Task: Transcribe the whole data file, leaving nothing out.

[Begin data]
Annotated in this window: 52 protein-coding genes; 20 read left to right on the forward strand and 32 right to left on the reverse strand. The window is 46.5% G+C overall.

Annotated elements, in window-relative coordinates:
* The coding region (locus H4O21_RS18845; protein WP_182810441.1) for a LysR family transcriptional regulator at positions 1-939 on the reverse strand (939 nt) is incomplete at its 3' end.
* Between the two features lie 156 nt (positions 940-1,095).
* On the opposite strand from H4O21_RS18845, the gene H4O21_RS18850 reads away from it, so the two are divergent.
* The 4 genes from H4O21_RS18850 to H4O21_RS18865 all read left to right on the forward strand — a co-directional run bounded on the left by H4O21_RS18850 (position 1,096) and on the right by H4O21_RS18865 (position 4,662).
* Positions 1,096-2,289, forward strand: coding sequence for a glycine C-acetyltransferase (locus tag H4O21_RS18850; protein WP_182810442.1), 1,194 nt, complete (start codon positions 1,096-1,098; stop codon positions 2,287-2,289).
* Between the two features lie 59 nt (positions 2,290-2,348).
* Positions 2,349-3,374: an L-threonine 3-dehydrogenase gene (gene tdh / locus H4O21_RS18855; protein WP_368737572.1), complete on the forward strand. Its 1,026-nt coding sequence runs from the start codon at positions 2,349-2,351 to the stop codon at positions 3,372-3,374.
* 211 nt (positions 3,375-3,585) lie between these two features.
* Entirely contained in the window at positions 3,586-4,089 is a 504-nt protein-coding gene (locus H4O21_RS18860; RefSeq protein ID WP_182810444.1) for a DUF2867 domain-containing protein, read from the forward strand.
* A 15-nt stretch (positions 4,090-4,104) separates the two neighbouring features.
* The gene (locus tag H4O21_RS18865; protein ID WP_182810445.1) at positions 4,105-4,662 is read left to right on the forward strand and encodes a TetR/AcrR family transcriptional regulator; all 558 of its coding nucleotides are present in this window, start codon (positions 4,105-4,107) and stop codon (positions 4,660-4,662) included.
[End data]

Annotated in this window: 52 protein-coding genes; 20 read left to right on the forward strand and 32 right to left on the reverse strand. The window is 46.5% G+C overall.

Annotated elements, in window-relative coordinates:
* The coding region (locus H4O21_RS18845; protein WP_182810441.1) for a LysR family transcriptional regulator at positions 1-939 on the reverse strand (939 nt) is incomplete at its 3' end.
* Between the two features lie 156 nt (positions 940-1,095).
* On the opposite strand from H4O21_RS18845, the gene H4O21_RS18850 reads away from it, so the two are divergent.
* The 4 genes from H4O21_RS18850 to H4O21_RS18865 all read left to right on the forward strand — a co-directional run bounded on the left by H4O21_RS18850 (position 1,096) and on the right by H4O21_RS18865 (position 4,662).
* Positions 1,096-2,289, forward strand: coding sequence for a glycine C-acetyltransferase (locus tag H4O21_RS18850; protein WP_182810442.1), 1,194 nt, complete (start codon positions 1,096-1,098; stop codon positions 2,287-2,289).
* Between the two features lie 59 nt (positions 2,290-2,348).
* Positions 2,349-3,374: an L-threonine 3-dehydrogenase gene (gene tdh / locus H4O21_RS18855; protein WP_368737572.1), complete on the forward strand. Its 1,026-nt coding sequence runs from the start codon at positions 2,349-2,351 to the stop codon at positions 3,372-3,374.
* 211 nt (positions 3,375-3,585) lie between these two features.
* Entirely contained in the window at positions 3,586-4,089 is a 504-nt protein-coding gene (locus H4O21_RS18860; RefSeq protein ID WP_182810444.1) for a DUF2867 domain-containing protein, read from the forward strand.
* A 15-nt stretch (positions 4,090-4,104) separates the two neighbouring features.
* The gene (locus tag H4O21_RS18865; protein ID WP_182810445.1) at positions 4,105-4,662 is read left to right on the forward strand and encodes a TetR/AcrR family transcriptional regulator; all 558 of its coding nucleotides are present in this window, start codon (positions 4,105-4,107) and stop codon (positions 4,660-4,662) included.